What’s on your fork? For many Alberni Valley residents, it might soon be salad greens and other delicious edibles they grew themselves!
Grow Local’s 2018 initiatives are well underway, with garden consultations, free resources and special events designed to increase food production for Alberni-Clayoquot Regional District residents.
But why wait? Agriculture specialist and farmer Heather Shobe has been working with residents to lay the foundation for a bountiful growing season. With some of the basics common to most properties, here’s a few tips to get you started:
Think about the big picture – Try to create a holistic vision for your space and consider integrating a food garden into how you currently use your yard. Rather than carving out a dedicated vegetable garden in an area you never visit, for example, try working it in to the space where you do spend your time – adding a row of raspberries along a fenceline by the children’s play area, for example, and herbs and kitchen greens alongside the patio. If you have a sunny front yard you rarely use, maybe that’s a good place for fruit trees that don’t require much care once established. This way, rather than being a chore to work into your schedule, gardening becomes part of how you already enjoy your space, Shobe explains. “It’s changing the way you think about it.”
Create rooms with a view – Just like your home has different spaces for different purposes, your garden is the same. Think about creating spaces that serve different needs, then add visually interesting – and functional! – pathways to connect them. In the same vein, use those spaces to incorporate your edible landscaping – add tomatoes, basil and rosemary to a hot, sunny location and salad greens to a cooler area.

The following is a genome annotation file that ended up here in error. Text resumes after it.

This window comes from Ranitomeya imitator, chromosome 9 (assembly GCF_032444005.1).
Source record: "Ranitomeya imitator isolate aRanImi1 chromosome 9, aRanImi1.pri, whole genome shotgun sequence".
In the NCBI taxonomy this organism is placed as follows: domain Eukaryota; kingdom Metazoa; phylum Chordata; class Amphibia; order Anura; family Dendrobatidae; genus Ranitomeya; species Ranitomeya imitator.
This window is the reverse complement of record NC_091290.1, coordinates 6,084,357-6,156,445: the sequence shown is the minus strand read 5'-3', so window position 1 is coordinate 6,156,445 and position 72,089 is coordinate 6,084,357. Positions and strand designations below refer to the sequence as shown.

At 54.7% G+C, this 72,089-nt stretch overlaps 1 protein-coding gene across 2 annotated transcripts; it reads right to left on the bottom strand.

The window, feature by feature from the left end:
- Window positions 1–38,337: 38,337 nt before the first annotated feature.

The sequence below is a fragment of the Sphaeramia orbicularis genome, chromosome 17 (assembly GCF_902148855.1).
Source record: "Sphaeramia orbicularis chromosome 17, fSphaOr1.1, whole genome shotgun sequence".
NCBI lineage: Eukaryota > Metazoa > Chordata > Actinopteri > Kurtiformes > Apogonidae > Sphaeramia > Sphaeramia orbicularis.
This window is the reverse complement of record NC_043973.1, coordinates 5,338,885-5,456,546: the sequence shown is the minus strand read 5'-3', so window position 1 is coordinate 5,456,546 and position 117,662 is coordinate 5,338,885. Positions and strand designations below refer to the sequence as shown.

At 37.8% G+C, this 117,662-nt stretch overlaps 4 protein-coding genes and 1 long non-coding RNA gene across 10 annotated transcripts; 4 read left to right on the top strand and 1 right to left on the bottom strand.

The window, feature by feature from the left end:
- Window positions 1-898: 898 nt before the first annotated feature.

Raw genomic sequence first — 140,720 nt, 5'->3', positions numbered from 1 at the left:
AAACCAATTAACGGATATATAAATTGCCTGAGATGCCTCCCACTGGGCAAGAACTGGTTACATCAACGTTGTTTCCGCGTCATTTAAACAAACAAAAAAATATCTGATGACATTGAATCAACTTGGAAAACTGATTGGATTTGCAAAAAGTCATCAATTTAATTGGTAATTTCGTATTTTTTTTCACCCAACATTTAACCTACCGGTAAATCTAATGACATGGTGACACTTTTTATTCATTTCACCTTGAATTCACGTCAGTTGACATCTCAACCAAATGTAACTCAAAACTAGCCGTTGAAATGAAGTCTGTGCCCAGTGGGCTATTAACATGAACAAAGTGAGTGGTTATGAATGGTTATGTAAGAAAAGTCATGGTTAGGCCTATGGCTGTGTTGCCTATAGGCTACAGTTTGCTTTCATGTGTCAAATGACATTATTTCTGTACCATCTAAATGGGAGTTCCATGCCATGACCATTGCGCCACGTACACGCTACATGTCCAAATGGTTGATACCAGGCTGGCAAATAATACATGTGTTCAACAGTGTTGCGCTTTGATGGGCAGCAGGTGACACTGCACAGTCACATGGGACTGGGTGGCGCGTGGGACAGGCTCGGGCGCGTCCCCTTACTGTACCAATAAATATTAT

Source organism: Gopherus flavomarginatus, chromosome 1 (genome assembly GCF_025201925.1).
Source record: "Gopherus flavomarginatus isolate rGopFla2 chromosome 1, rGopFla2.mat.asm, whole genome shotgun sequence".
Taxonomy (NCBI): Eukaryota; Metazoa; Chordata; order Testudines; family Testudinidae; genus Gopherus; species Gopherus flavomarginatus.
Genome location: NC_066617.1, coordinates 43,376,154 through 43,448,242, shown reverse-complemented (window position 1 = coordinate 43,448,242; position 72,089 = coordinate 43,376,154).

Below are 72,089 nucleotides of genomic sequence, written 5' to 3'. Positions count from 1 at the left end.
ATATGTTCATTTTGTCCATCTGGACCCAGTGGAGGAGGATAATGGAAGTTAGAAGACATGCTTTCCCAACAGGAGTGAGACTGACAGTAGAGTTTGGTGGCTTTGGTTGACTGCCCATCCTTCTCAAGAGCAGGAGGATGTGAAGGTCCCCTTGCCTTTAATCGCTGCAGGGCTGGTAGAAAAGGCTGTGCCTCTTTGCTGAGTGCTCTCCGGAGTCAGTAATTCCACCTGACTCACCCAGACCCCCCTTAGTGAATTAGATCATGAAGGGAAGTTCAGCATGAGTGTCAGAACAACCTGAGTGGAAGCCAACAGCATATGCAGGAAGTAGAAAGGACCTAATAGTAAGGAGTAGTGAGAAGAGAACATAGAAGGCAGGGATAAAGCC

Pace yourself – Depending on your space, a garden can be a huge undertaking, so don’t get overwhelmed thinking you need to do it all at once. Do celebrate the smaller successes along the way, though! Start with good-quality deer fencing, improving your soil and growing a few favourite fruits and veggies your first year. Greenhouses and arbours can always be added later! And because deer fencing is a must in many areas, good-quality deer fencing can be easily erected with thin wood posts or rebar – that way it can be easily dismantled and moved at different times of year or as your garden evolves.
Ready to get growing?
Grow Local hosts a variety of events throughout the season, including:
May 11 and 12 – Spring Seedling Sale and Gardener’s Forum at the Echo Centre, including facilitated networking tables from noon to 2 p.m. on Saturday discussing community gardens, tool and food sharing, land access, and school gardens.
May 25 – Free Workshop: Garden Problems, Pest Identification and Management at Healthy Harvest Farm from 10 a.m. to 1 p.m. To register, email firstname.lastname@example.org